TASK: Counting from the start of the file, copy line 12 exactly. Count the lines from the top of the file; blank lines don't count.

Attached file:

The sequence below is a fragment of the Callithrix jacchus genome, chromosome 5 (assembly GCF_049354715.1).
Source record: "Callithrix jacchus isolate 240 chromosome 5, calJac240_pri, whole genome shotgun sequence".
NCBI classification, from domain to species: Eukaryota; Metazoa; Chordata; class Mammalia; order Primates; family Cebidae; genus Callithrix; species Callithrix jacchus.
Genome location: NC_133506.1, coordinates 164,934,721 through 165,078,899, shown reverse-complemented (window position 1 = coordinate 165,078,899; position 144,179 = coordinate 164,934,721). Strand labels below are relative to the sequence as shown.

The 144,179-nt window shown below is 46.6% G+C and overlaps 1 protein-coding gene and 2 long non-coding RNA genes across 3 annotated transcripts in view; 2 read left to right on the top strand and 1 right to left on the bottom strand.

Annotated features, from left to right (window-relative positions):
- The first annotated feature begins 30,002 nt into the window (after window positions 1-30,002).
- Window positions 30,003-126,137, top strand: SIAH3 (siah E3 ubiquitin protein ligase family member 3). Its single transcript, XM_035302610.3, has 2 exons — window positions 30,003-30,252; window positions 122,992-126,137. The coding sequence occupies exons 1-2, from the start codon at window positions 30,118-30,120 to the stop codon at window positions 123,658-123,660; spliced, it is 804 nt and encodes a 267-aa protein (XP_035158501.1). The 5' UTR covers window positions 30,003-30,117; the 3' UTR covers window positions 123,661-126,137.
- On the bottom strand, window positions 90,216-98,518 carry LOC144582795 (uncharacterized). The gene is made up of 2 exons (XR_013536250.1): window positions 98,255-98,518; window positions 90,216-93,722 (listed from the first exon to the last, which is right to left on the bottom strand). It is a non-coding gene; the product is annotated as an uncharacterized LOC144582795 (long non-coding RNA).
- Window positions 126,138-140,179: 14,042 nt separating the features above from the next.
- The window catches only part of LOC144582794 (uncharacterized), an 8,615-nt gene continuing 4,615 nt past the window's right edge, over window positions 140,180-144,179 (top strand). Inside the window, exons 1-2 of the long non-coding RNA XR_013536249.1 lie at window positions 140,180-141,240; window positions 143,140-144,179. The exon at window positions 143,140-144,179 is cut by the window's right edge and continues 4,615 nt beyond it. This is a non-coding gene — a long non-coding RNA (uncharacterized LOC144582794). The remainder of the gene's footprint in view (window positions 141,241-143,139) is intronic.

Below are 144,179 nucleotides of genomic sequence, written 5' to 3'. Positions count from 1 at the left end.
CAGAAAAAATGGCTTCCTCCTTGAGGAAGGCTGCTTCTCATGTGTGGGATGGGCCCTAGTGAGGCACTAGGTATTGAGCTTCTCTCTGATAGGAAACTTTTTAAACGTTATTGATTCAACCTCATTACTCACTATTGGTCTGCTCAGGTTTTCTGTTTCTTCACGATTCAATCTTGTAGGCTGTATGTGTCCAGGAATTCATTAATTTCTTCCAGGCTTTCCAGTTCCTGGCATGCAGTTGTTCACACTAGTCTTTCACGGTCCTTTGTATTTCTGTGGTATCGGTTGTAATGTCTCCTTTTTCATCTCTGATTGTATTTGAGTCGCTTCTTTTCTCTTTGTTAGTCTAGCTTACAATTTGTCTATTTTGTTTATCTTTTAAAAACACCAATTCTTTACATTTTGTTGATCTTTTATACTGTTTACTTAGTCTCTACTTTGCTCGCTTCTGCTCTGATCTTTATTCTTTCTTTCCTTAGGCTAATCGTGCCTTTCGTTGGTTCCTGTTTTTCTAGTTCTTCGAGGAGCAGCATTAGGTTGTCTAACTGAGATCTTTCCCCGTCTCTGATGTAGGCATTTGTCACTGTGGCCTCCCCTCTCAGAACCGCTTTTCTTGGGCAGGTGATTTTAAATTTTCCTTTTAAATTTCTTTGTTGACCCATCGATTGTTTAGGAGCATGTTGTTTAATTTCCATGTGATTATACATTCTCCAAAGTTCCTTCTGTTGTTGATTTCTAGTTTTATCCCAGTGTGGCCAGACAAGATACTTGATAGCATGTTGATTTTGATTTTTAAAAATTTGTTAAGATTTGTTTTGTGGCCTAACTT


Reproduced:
Below are 144,179 nucleotides of genomic sequence, written 5' to 3'. Positions count from 1 at the left end.